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Can anyone give me a reference to the aforementioned theorem? W. Hodges uses it for an example in his "Model Theory", but I couldn't find anything on it yet.

The group may be (let's say, countably) infinite, the direct sum will then be infinite, too, of course. The "exponent" of a group is defined here as $\sup_{g \in G} \mathopen|G.g\mathclose|$

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I think this is usually called Prufer's first theorem (I don't know how to do the umlaut), and can be found in any group theory book which does a fair amount on abelian groups: Kaplansky's book, for example. –  user641 Jul 23 '11 at 20:16
    
Solved by Steve D's comment above. Thanks a lot! (can't mark this question solved as I wasn't logged in when I asked it) –  rainmaker Jul 24 '11 at 10:22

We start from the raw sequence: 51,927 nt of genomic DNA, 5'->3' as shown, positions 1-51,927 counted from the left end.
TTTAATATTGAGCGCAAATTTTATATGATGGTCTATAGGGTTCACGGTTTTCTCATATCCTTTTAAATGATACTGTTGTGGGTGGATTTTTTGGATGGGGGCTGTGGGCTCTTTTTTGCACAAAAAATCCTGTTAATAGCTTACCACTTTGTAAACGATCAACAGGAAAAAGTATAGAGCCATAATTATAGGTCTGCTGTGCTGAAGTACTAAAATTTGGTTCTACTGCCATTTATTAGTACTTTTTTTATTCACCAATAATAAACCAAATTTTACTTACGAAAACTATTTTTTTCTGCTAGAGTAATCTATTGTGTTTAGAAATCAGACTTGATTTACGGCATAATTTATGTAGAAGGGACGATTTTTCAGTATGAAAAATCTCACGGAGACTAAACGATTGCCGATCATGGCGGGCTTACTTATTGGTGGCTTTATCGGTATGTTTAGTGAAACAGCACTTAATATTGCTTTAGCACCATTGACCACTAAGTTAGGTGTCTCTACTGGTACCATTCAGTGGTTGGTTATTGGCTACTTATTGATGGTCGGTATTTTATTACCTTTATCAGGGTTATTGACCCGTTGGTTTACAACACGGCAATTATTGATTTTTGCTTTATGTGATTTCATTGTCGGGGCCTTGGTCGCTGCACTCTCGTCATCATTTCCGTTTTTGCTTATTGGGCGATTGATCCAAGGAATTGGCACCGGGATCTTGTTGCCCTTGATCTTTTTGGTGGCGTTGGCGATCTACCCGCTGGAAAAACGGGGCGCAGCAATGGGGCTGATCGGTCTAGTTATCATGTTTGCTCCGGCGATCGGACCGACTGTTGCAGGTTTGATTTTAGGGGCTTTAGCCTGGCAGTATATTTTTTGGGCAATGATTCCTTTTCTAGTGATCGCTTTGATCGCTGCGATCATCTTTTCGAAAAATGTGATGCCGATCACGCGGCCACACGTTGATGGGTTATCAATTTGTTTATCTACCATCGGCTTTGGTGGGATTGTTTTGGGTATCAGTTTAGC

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The moderators have merged your two accounts. If @Steve would post his answer as an answer, you can accept it. Otherwise, if would also be nice if you give a some-what detailed account of the proof below yourself and accept that as the answer. Cheers. –  Willie Wong Jul 24 '11 at 13:41

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up vote 3 down vote accepted

It's called Prüfer's first theorem and I found it on page 173 in

A. G. Kurosh: The Theory of Groups, Volume One, Second English Edition. Chelsea Publishing Company, New York 1960

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